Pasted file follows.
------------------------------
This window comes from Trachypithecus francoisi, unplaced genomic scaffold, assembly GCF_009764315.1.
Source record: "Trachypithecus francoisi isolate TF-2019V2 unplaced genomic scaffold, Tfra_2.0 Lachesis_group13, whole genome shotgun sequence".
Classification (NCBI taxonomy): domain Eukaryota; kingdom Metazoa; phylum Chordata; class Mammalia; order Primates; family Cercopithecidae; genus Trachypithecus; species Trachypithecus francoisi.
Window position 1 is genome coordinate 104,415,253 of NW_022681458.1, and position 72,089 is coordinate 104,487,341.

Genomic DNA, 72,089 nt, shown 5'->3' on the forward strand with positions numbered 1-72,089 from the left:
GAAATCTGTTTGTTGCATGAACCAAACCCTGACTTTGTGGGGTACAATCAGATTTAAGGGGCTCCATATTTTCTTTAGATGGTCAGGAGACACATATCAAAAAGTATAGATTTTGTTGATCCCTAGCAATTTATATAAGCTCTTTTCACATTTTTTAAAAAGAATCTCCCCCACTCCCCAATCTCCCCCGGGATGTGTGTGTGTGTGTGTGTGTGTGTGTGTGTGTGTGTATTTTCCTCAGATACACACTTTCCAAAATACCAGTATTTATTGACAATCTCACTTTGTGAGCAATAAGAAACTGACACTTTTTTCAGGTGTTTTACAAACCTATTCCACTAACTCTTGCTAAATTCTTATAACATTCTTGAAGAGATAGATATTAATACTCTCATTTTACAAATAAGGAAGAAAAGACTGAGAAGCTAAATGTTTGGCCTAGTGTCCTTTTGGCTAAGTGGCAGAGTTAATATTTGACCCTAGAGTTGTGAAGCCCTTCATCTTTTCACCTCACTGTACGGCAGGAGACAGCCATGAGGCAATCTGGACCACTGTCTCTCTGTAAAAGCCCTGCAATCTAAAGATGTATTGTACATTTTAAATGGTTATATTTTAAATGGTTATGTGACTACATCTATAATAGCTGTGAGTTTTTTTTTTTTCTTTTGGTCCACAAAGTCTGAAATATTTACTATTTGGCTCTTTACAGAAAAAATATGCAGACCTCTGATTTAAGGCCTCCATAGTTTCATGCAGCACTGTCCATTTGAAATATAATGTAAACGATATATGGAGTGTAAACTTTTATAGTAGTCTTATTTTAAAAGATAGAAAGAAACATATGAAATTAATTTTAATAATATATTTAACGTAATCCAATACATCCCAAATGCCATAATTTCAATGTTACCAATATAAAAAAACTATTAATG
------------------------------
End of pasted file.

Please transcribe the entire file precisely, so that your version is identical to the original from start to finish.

This window comes from Trachypithecus francoisi, unplaced genomic scaffold, assembly GCF_009764315.1.
Source record: "Trachypithecus francoisi isolate TF-2019V2 unplaced genomic scaffold, Tfra_2.0 Lachesis_group13, whole genome shotgun sequence".
Classification (NCBI taxonomy): domain Eukaryota; kingdom Metazoa; phylum Chordata; class Mammalia; order Primates; family Cercopithecidae; genus Trachypithecus; species Trachypithecus francoisi.
Window position 1 is genome coordinate 104,415,253 of NW_022681458.1, and position 72,089 is coordinate 104,487,341.

Genomic DNA, 72,089 nt, shown 5'->3' on the forward strand with positions numbered 1-72,089 from the left:
GAAATCTGTTTGTTGCATGAACCAAACCCTGACTTTGTGGGGTACAATCAGATTTAAGGGGCTCCATATTTTCTTTAGATGGTCAGGAGACACATATCAAAAAGTATAGATTTTGTTGATCCCTAGCAATTTATATAAGCTCTTTTCACATTTTTTAAAAAGAATCTCCCCCACTCCCCAATCTCCCCCGGGATGTGTGTGTGTGTGTGTGTGTGTGTGTGTGTGTGTGTATTTTCCTCAGATACACACTTTCCAAAATACCAGTATTTATTGACAATCTCACTTTGTGAGCAATAAGAAACTGACACTTTTTTCAGGTGTTTTACAAACCTATTCCACTAACTCTTGCTAAATTCTTATAACATTCTTGAAGAGATAGATATTAATACTCTCATTTTACAAATAAGGAAGAAAAGACTGAGAAGCTAAATGTTTGGCCTAGTGTCCTTTTGGCTAAGTGGCAGAGTTAATATTTGACCCTAGAGTTGTGAAGCCCTTCATCTTTTCACCTCACTGTACGGCAGGAGACAGCCATGAGGCAATCTGGACCACTGTCTCTCTGTAAAAGCCCTGCAATCTAAAGATGTATTGTACATTTTAAATGGTTATATTTTAAATGGTTATGTGACTACATCTATAATAGCTGTGAGTTTTTTTTTTTTCTTTTGGTCCACAAAGTCTGAAATATTTACTATTTGGCTCTTTACAGAAAAAATATGCAGACCTCTGATTTAAGGCCTCCATAGTTTCATGCAGCACTGTCCATTTGAAATATAATGTAAACGATATATGGAGTGTAAACTTTTATAGTAGTCTTATTTTAAAAGATAGAAAGAAACATATGAAATTAATTTTAATAATATATTTAACGTAATCCAATACATCCCAAATGCCATAATTTCAATGTTACCAATATAAAAAAACTATTAATG